Eternal Life

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From the most ancient times to the most contemporary, in Africa human beings have always believed in the idea of eternal life. Although there are slight differences in the models from east to west or north to south, the particular understanding of everlasting life occurs in almost all African societies, and the results of this belief can be seen in the richly textured acceptance of the vital and active ancestral realm. This entry looks at the beginnings of the concept in Egypt and its presence elsewhere in Africa.

Egyptian Roots

The concept of eternal life—that is, living forever—originated with Africans in the Nile Valley and spread to other parts of the continent and the world. Actually, it was believed by the earliest Africans that death occurred when the life force left the body. However, all the ceremonies associated with the funerary care of the corpse ensured that the person would live forever because the various activities of the priests after the person had died, such as the opening of the mouth (wep r), sought to restore a person's connection to the ka that had left the body at death.
In addition, the ancient Africans believed that this restoration would lead to the physical attributes of the person being restored. This could be done, however, only if the ba's attachment to the body was released. Therefore, the union of the ka, the life force that had left the body at death, and the ba, the personality, created an entity referred to in the literature as the akb, meaning the genuine or effective entity.
To have eternal life, ankb nebeb, was to have a relatively normal existence in the sense that the eternal life was modeled on the journey of the sun. One's tomb represented this personal journey through the Dwat, the underworld, and the meeting with the mummified Ausar. Because the tomb was also the personalized Dwat, it was here that the bodily preservation existed that allowed the ba to return to the body during the night's journey, rising again to a new vitality in the morning.
The Book of the Coming Forth by Day and Going Forth by Night is a collection of formulas written to express the manner and rites of movement through the perils of eternal life. It is not a journey without difficulty, but the difficulties can be overcome if the rituals were used that would prevent one from a second death in the Dwat. What one wanted was to have eternal memory as a function also of eternal life.
In the tomb of the 18th dynasty monarch Paheri, regional ruler of Nekhen, it is written that his life was happening again without his ba being kept from his divine corpse, but being reunited with the akh and therefore he should rise each day and return every evening. Indeed, it is said that a lamp will be lit for him every night until the sun emerged and lit his breast. It is only then that Paheri will be told, “Congratulations! You have entered into your house of the forever living!”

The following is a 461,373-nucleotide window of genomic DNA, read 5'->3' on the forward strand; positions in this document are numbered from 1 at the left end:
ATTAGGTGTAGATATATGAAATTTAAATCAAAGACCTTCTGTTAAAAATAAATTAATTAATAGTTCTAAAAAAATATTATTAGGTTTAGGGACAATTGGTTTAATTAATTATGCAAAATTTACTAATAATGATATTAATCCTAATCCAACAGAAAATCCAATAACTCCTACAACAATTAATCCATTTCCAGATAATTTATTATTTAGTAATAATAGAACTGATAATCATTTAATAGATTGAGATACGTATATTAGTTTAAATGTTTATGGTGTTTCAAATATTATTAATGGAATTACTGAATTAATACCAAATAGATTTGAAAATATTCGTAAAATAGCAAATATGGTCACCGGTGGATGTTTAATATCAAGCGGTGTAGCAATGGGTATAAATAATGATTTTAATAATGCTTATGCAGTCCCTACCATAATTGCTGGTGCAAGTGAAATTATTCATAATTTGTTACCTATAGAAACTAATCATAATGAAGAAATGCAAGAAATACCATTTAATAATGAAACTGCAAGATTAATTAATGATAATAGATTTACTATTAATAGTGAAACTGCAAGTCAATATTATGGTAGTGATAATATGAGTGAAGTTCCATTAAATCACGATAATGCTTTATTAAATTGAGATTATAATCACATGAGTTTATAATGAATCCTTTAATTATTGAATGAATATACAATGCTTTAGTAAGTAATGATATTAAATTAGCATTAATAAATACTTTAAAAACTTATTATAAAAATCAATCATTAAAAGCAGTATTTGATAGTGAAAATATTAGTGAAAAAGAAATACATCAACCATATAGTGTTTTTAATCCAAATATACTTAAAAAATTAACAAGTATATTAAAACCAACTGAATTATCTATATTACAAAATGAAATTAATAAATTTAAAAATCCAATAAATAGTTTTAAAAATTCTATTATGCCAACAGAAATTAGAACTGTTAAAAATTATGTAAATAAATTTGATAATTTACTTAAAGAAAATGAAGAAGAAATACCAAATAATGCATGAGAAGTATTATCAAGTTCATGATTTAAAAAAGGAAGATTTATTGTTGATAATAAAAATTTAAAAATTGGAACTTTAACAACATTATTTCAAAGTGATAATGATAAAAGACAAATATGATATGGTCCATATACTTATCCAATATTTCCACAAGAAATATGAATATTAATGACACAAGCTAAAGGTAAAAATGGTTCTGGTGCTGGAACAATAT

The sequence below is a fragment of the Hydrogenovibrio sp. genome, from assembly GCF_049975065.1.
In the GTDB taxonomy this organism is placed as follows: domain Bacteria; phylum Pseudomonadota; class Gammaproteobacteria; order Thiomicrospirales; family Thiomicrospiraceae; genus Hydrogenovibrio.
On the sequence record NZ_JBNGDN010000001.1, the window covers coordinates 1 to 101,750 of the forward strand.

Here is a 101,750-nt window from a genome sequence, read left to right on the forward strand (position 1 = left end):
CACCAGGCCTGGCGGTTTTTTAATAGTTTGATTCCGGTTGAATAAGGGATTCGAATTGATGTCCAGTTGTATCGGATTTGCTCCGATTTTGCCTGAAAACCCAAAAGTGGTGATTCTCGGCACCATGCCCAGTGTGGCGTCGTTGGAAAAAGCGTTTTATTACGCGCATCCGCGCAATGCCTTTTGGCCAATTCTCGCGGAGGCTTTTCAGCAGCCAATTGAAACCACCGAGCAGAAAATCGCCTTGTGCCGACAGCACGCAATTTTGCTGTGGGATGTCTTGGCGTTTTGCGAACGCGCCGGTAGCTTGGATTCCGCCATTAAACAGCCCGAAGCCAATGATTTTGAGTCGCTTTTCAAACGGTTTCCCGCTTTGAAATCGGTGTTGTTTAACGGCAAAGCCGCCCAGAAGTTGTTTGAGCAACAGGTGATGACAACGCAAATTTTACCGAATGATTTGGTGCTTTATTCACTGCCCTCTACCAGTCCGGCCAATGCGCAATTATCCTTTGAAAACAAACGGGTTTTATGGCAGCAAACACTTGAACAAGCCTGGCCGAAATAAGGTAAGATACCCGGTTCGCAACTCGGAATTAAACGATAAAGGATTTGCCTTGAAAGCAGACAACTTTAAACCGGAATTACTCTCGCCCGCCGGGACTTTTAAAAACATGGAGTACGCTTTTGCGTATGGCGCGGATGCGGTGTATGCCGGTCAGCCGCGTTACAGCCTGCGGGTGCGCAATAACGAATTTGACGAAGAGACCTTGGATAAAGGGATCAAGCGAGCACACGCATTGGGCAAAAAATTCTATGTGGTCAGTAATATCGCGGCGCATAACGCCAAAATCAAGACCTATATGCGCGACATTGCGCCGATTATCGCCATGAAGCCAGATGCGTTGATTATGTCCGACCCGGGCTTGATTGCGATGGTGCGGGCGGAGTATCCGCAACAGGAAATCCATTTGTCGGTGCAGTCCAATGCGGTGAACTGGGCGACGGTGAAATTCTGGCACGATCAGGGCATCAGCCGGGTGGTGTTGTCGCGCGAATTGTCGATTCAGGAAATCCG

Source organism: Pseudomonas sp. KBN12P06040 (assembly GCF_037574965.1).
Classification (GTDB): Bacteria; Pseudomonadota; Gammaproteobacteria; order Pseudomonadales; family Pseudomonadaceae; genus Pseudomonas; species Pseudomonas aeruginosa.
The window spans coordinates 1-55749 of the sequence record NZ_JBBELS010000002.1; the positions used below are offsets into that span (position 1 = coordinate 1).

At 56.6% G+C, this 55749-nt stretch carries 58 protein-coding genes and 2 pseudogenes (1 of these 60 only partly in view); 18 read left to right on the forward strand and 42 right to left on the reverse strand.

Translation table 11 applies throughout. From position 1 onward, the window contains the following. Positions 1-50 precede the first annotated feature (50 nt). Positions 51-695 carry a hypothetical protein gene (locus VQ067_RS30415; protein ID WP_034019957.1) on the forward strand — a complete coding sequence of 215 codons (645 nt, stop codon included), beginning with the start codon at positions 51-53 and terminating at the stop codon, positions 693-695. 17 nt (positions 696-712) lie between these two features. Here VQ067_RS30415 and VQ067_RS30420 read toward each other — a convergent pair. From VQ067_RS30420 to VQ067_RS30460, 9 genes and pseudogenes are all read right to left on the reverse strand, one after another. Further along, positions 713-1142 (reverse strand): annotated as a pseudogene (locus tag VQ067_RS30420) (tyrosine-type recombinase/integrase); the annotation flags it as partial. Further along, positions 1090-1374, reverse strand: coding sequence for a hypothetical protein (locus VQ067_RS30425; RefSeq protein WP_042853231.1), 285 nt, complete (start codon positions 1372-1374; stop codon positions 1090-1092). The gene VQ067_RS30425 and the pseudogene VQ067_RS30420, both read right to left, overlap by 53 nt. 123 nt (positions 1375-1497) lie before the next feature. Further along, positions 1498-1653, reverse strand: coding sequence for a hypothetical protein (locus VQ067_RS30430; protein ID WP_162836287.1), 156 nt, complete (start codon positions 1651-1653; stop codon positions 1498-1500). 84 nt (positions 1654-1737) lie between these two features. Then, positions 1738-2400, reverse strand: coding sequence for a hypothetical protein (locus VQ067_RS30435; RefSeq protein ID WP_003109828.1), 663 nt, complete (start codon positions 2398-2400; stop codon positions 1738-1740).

African Belief

The idea of life forever permeated the concepts of African people from the Nile Valley period, so much so that the divinity of the kingships was related to the same force. All living force, as Africans understood it, came from a divine power that shared this divinity with humans. Each human born into the world left the realm of the divine with a small amount of the divine material.
Thus, according to the Akan, human creativity affects the way the universe is constructed. There are two aspects to the creation of the universe: one from the supreme deity and the other from human beings; therefore, one is natural, whereas the other is social. It is the responsibility of each person to safeguard the environment for generations that will live afterward. Of course, the power that exists in humans comes from the fact that the Supreme Being, called Nyame or Nyankopon, confronted death and overcame death and therefore has eternal life that was shared with each human. Thus, Nyame is indestructible and cannot be burned; the Supreme Being, according to the Akan, is hye anhye, unburnable.
Inasmuch as all humans have part of the divine in them, that is, the kra, this part of the human will not perish because it is also indestructible. The expression in the Akan language says it all: Nip a wu a, na onwuee, meaning when the person dies the soul is not dead. Of course, there is a further understanding in Akan that the soul reincarnates when a child is born so that the person's kra din (or soul name) represents the day of the week that a particular divinity appears in the physical world as part of the eternal life.

References

Keywords

  • soul
  • death
  • valleys
  • dying
  • persons
  • bears
  • will to power

Author(s)

Related Entries

Further Reading

  • Asante, M. K. (2000). The Egyptian Philosophers. Chicago: AA Images.
  • Redford, D. B. (Ed.). (2001). The Oxford Encyclopedia of Ancient Egypt. New York, Oxford, and Cairo: Oxford University Press and the American University in Cairo Press.